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The pre-Hispanic sculpture The pre-Hispanic sculpture that will be the model for Columbus' replacement.

Replica of mystery statue of indigenous woman to replace Christopher Columbus

The statue was discovered by chance in a field in Veracruz earlier this year

A Mexico City statue of Christopher Columbus will be replaced with a replica of a pre-Hispanic sculpture of an unknown indigenous woman that was discovered in a Veracruz field in January.

The Columbus statue was removed from its plinth on Mexico City’s Reforma Avenue in October 2020, purportedly for cleaning, amid threats it would be knocked down. It was later announced it would be relocated to a new home in Parque América, a park in the affluent Polanco district.

The new effigy, a replica of “The Young Woman of Amajac,” named after the village where she was found buried in the Huasteca region of Veracruz, will be as much as three times the size of the two-meter original, which is being displayed in Mexico City’s Museum of Anthropology.

The statue dates from the late postclassical period, between 1450 and 1521. Its presence will differ markedly in style to neo-classical statues of indigenous people which have previously featured on Reforma Avenue, the Associated Press reported. “The Young Woman of Amajac” will stand on Columbus’ original base, which is of that neo-classical European style.

Speaking about the mystery of who the the young woman of Amajac represented, a field inspection officer at the National Institute of History and Anthropology (INAH) said she was more likely to have been a political figure than an ancient goddess of fertility, as was earlier speculated.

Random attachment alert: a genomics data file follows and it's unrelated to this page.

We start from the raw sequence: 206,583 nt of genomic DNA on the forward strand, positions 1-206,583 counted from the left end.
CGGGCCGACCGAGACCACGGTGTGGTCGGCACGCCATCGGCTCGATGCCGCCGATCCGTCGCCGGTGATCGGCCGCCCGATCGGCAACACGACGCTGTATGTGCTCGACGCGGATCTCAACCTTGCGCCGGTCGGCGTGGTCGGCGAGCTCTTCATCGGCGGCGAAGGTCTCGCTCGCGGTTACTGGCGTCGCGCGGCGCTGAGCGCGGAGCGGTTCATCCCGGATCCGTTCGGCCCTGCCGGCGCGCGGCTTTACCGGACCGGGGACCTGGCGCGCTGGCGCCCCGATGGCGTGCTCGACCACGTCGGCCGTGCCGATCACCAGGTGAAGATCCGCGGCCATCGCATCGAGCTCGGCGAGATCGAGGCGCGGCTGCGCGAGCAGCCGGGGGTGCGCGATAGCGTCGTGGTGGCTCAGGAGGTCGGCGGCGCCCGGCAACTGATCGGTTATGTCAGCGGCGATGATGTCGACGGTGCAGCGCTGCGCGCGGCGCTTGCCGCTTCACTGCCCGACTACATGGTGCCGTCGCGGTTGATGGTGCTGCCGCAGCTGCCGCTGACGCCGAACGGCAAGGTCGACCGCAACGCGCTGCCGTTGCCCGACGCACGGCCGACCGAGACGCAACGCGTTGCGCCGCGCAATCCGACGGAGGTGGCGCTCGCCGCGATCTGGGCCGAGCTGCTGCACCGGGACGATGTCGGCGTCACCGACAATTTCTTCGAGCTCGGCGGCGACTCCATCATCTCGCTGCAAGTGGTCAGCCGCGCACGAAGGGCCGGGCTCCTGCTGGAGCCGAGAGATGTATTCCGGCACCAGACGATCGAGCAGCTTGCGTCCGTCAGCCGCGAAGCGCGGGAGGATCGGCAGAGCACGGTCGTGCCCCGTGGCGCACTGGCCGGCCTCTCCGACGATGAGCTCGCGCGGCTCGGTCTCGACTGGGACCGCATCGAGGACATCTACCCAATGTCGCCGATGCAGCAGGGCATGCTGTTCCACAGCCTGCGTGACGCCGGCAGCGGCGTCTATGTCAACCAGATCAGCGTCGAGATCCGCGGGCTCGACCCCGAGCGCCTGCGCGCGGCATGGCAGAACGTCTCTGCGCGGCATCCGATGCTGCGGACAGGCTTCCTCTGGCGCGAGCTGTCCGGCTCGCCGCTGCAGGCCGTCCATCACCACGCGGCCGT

“Contrary to what one might think, it does not represent a goddess but a ruler …” said María Eugenia Maldonado. “We know these characters were representing ruling people or people of the hierarchy with political rank including women. So, in that sense, I think it’s the representation of a young woman of high-ranking character.”

Mexico City Mayor Claudia Sheinbaum announced in September that a statue of an Olmec woman would replace the Columbus sculpture. The sculptor chosen to create the effigy, Pedro Reyes, had already named his would-be design Tlalli, meaning Earth, world or land in Náhuatl. It is unclear if Reyes is still involved in the process, or if Tlalli will come to be.

The decision to replace the Columbus statue has caused controversy. A petition on change.org to return the explorer’s likeness to his plinth has gained over 33,000 signatures.

However, INAH director Diego Prieto Hernández said its relocation was an attempt to protect the effigy. “This was based, not on any ideological judgement of the (Columbus) character … if it had been left in place, it would have been the target of threats and protests,” he said.

With reports from AP and Milenio

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